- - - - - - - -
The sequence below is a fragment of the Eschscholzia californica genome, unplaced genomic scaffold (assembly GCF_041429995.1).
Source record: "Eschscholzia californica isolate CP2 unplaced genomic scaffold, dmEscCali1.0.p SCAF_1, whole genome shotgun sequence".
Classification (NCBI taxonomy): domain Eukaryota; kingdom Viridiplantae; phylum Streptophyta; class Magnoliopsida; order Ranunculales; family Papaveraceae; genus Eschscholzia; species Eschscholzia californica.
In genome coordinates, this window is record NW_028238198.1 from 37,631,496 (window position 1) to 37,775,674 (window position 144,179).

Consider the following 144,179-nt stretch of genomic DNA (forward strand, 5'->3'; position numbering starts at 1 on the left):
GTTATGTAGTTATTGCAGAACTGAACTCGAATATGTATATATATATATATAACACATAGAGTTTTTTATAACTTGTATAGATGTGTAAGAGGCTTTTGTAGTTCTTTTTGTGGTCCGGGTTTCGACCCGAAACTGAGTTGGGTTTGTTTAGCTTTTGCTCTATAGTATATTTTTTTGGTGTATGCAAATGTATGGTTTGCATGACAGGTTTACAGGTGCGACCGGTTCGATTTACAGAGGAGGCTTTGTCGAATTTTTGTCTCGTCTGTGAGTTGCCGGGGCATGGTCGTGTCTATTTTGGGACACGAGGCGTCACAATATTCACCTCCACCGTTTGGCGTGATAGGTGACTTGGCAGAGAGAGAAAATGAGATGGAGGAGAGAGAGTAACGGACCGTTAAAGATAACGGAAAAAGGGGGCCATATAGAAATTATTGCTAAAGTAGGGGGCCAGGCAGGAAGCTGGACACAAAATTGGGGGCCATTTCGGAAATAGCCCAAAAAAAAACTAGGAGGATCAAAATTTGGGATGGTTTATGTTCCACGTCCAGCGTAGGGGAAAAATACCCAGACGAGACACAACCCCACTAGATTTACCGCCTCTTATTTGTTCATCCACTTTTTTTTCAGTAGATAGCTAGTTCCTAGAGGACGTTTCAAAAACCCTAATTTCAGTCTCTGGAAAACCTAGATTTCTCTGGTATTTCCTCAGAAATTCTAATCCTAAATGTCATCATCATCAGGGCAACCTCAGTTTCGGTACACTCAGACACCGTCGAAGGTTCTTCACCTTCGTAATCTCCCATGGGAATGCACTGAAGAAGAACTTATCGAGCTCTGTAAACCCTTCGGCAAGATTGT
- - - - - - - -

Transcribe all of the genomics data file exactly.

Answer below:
The sequence below is a fragment of the Eschscholzia californica genome, unplaced genomic scaffold (assembly GCF_041429995.1).
Source record: "Eschscholzia californica isolate CP2 unplaced genomic scaffold, dmEscCali1.0.p SCAF_1, whole genome shotgun sequence".
Classification (NCBI taxonomy): domain Eukaryota; kingdom Viridiplantae; phylum Streptophyta; class Magnoliopsida; order Ranunculales; family Papaveraceae; genus Eschscholzia; species Eschscholzia californica.
In genome coordinates, this window is record NW_028238198.1 from 37,631,496 (window position 1) to 37,775,674 (window position 144,179).

Consider the following 144,179-nt stretch of genomic DNA (forward strand, 5'->3'; position numbering starts at 1 on the left):
GTTATGTAGTTATTGCAGAACTGAACTCGAATATGTATATATATATATATAACACATAGAGTTTTTTATAACTTGTATAGATGTGTAAGAGGCTTTTGTAGTTCTTTTTGTGGTCCGGGTTTCGACCCGAAACTGAGTTGGGTTTGTTTAGCTTTTGCTCTATAGTATATTTTTTTGGTGTATGCAAATGTATGGTTTGCATGACAGGTTTACAGGTGCGACCGGTTCGATTTACAGAGGAGGCTTTGTCGAATTTTTGTCTCGTCTGTGAGTTGCCGGGGCATGGTCGTGTCTATTTTGGGACACGAGGCGTCACAATATTCACCTCCACCGTTTGGCGTGATAGGTGACTTGGCAGAGAGAGAAAATGAGATGGAGGAGAGAGAGTAACGGACCGTTAAAGATAACGGAAAAAGGGGGCCATATAGAAATTATTGCTAAAGTAGGGGGCCAGGCAGGAAGCTGGACACAAAATTGGGGGCCATTTCGGAAATAGCCCAAAAAAAAACTAGGAGGATCAAAATTTGGGATGGTTTATGTTCCACGTCCAGCGTAGGGGAAAAATACCCAGACGAGACACAACCCCACTAGATTTACCGCCTCTTATTTGTTCATCCACTTTTTTTTCAGTAGATAGCTAGTTCCTAGAGGACGTTTCAAAAACCCTAATTTCAGTCTCTGGAAAACCTAGATTTCTCTGGTATTTCCTCAGAAATTCTAATCCTAAATGTCATCATCATCAGGGCAACCTCAGTTTCGGTACACTCAGACACCGTCGAAGGTTCTTCACCTTCGTAATCTCCCATGGGAATGCACTGAAGAAGAACTTATCGAGCTCTGTAAACCCTTCGGCAAGATTGT